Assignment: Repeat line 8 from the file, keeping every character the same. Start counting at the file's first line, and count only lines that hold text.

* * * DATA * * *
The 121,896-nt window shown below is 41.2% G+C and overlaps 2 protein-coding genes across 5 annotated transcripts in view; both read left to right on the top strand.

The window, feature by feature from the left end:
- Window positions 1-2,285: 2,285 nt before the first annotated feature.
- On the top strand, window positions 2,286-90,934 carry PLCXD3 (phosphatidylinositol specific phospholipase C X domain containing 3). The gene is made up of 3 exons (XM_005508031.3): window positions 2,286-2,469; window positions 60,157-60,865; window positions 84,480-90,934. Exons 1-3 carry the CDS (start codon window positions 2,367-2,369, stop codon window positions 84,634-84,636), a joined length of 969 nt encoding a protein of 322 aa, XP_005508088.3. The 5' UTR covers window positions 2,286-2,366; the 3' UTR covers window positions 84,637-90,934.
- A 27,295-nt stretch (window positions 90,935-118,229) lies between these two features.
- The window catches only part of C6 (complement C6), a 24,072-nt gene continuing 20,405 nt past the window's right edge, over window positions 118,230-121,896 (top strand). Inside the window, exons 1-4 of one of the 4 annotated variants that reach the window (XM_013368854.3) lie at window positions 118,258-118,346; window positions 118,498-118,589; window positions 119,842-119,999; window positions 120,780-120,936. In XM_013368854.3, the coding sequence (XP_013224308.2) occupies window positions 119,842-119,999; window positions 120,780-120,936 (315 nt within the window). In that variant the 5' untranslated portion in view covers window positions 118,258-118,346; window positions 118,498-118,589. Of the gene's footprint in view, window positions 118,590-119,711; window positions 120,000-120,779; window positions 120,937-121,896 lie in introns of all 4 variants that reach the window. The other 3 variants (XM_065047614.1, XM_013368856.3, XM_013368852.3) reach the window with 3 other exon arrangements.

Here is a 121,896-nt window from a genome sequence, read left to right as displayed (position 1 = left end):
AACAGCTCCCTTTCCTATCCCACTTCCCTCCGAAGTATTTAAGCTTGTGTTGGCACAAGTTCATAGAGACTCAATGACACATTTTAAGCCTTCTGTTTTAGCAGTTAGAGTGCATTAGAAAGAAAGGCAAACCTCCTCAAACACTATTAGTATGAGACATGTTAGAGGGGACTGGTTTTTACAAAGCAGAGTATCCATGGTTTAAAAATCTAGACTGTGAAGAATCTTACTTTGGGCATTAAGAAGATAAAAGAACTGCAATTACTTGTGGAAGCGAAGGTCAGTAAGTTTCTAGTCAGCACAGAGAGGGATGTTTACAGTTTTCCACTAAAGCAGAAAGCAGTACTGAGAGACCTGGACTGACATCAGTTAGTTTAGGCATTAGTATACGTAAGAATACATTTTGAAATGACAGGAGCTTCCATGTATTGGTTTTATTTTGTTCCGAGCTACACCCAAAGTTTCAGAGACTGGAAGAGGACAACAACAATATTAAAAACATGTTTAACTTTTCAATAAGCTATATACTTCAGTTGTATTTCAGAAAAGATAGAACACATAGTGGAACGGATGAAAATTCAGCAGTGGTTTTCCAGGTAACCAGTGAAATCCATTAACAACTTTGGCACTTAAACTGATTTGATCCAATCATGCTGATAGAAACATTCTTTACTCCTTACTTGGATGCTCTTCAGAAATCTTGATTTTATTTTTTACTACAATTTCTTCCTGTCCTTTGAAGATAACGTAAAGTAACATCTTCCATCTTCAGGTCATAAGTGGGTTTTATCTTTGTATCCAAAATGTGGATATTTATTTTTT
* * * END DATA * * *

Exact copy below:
AACAGCTCCCTTTCCTATCCCACTTCCCTCCGAAGTATTTAAGCTTGTGTTGGCACAAGTTCATAGAGACTCAATGACACATTTTAAGCCTTCTGTTTTAGCAGTTAGAGTGCATTAGAAAGAAAGGCAAACCTCCTCAAACACTATTAGTATGAGACATGTTAGAGGGGACTGGTTTTTACAAAGCAGAGTATCCATGGTTTAAAAATCTAGACTGTGAAGAATCTTACTTTGGGCATTAAGAAGATAAAAGAACTGCAATTACTTGTGGAAGCGAAGGTCAGTAAGTTTCTAGTCAGCACAGAGAGGGATGTTTACAGTTTTCCACTAAAGCAGAAAGCAGTACTGAGAGACCTGGACTGACATCAGTTAGTTTAGGCATTAGTATACGTAAGAATACATTTTGAAATGACAGGAGCTTCCATGTATTGGTTTTATTTTGTTCCGAGCTACACCCAAAGTTTCAGAGACTGGAAGAGGACAACAACAATATTAAAAACATGTTTAACTTTTCAATAAGCTATATACTTCAGTTGTATTTCAGAAAAGATAGAACACATAGTGGAACGGATGAAAATTCAGCAGTGGTTTTCCAGGTAACCAGTGAAATCCATTAACAACTTTGGCACTTAAACTGATTTGATCCAATCATGCTGATAGAAACATTCTTTACTCCTTACTTGGATGCTCTTCAGAAATCTTGATTTTATTTTTTACTACAATTTCTTCCTGTCCTTTGAAGATAACGTAAAGTAACATCTTCCATCTTCAGGTCATAAGTGGGTTTTATCTTTGTATCCAAAATGTGGATATTTATTTTTT